How could such a mighty military machine as US imperialism be defeated by the barefoot Vietnamese? If war were purely an arithmetic equation based on numbers of troops and quantities of explosives then clearly such an outcome would not have been possible. However there is also the vital question of morale, and even more importantly, the home front. The Vietnam war was lost in America not in South East Asia. The repercussions of that defeat are still felt today. This explains the reluctance of the US to dispatch ground troops, they try instead to bomb nations into submission as we've witnessed to devastating effect in Iraq and Yugoslavia. Had there been a powerful Marxist force in the US at the time of the Vietnam war, the issue of the war itself would have been enough to spark a revolution.
The new period of antagonisms on a world scale will result in more military conflict and wanton destruction. The survival of capitalism makes new wars inevitable. Military expenditure becomes an increasing burden on the shoulders of the state. Just one B2 stealth bomber for example, cost more to build than the GDP of Albania. While spending on health and education is cut back, the military expenditure of 6 of the richest nations per head of population is staggering: US $804, France $642, Germany $355, UK $484, Italy $356, Canada $253.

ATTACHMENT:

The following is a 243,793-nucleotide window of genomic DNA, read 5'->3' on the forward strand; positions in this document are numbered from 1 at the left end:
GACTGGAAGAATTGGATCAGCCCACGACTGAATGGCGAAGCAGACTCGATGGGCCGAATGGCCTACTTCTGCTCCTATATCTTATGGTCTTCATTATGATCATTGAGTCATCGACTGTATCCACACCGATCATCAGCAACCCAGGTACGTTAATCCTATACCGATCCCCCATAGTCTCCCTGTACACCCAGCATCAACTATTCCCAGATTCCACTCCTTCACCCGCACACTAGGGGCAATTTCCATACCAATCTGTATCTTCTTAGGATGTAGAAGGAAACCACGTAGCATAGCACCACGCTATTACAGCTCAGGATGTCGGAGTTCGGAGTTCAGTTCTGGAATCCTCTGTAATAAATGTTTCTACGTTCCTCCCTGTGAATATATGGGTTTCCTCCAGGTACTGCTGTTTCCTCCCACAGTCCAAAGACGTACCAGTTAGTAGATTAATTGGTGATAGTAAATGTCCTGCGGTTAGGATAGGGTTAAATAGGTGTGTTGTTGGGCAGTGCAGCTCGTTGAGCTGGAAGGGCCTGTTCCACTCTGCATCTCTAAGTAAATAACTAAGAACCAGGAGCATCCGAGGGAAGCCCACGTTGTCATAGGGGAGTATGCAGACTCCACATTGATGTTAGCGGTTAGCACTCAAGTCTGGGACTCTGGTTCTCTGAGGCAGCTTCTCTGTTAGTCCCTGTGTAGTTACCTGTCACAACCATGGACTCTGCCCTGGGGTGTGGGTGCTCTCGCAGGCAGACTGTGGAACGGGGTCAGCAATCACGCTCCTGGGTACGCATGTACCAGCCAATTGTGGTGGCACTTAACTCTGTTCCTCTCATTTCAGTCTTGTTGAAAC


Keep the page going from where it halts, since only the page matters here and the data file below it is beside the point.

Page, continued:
With a dialectical approach, basing ourselves on the interests of our class, we would be able to build the forces of Marxism on this question alone. Those who abandon a class approach to the question of war however will find themselves like the tightrope walker without a stick, unbalanced, and certain to fall to earth with a bang.
In the end all serious questions are settled by war. The biggest question of all, the future of humanity will be settled by the war between the classes. However much we wish this weren't the case, to hide from this truth can only lead to defeat, and further terrible wars between the nations. Far better to recognise this truth now and start building a revolutionary force that can change the world. The working class represents the overwhelming majority of the population and once it is conscious of its power it will be possible to carry out a transformation of society quite peacefully and create a new world without borders and conflicts, whose only wars are against poverty, illiteracy, ignorance and disease.
by Phil Mitchinson,
London, September, 2000